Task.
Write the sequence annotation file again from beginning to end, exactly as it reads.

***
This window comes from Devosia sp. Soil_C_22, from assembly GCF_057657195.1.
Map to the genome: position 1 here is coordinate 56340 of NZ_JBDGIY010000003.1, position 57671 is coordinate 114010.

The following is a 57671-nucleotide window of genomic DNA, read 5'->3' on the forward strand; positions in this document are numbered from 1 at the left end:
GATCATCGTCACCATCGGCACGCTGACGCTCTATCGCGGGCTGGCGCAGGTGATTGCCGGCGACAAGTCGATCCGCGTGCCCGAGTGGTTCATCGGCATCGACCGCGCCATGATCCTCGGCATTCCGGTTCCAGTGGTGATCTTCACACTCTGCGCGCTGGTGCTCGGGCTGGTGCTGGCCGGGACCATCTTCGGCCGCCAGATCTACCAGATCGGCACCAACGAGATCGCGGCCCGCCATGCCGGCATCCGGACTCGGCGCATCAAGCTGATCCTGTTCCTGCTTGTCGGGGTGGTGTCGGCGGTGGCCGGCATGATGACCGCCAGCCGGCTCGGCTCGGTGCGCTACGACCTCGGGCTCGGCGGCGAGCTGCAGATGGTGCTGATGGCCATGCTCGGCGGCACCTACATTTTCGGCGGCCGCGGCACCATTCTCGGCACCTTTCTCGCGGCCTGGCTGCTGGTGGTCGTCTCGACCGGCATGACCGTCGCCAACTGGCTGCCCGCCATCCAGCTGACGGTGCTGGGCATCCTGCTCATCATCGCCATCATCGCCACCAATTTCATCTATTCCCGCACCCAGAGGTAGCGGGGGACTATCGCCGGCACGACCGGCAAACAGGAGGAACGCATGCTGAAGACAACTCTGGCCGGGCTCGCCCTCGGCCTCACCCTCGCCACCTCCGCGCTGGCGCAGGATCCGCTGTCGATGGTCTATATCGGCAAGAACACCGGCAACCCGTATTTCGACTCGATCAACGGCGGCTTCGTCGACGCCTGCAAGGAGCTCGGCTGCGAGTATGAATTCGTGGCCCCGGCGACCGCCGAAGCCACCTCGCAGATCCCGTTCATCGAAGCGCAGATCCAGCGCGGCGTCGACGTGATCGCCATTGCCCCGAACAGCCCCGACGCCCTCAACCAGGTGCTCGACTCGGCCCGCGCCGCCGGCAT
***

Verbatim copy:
This window comes from Devosia sp. Soil_C_22, from assembly GCF_057657195.1.
Map to the genome: position 1 here is coordinate 56340 of NZ_JBDGIY010000003.1, position 57671 is coordinate 114010.

The following is a 57671-nucleotide window of genomic DNA, read 5'->3' on the forward strand; positions in this document are numbered from 1 at the left end:
GATCATCGTCACCATCGGCACGCTGACGCTCTATCGCGGGCTGGCGCAGGTGATTGCCGGCGACAAGTCGATCCGCGTGCCCGAGTGGTTCATCGGCATCGACCGCGCCATGATCCTCGGCATTCCGGTTCCAGTGGTGATCTTCACACTCTGCGCGCTGGTGCTCGGGCTGGTGCTGGCCGGGACCATCTTCGGCCGCCAGATCTACCAGATCGGCACCAACGAGATCGCGGCCCGCCATGCCGGCATCCGGACTCGGCGCATCAAGCTGATCCTGTTCCTGCTTGTCGGGGTGGTGTCGGCGGTGGCCGGCATGATGACCGCCAGCCGGCTCGGCTCGGTGCGCTACGACCTCGGGCTCGGCGGCGAGCTGCAGATGGTGCTGATGGCCATGCTCGGCGGCACCTACATTTTCGGCGGCCGCGGCACCATTCTCGGCACCTTTCTCGCGGCCTGGCTGCTGGTGGTCGTCTCGACCGGCATGACCGTCGCCAACTGGCTGCCCGCCATCCAGCTGACGGTGCTGGGCATCCTGCTCATCATCGCCATCATCGCCACCAATTTCATCTATTCCCGCACCCAGAGGTAGCGGGGGACTATCGCCGGCACGACCGGCAAACAGGAGGAACGCATGCTGAAGACAACTCTGGCCGGGCTCGCCCTCGGCCTCACCCTCGCCACCTCCGCGCTGGCGCAGGATCCGCTGTCGATGGTCTATATCGGCAAGAACACCGGCAACCCGTATTTCGACTCGATCAACGGCGGCTTCGTCGACGCCTGCAAGGAGCTCGGCTGCGAGTATGAATTCGTGGCCCCGGCGACCGCCGAAGCCACCTCGCAGATCCCGTTCATCGAAGCGCAGATCCAGCGCGGCGTCGACGTGATCGCCATTGCCCCGAACAGCCCCGACGCCCTCAACCAGGTGCTCGACTCGGCCCGCGCCGCCGGCAT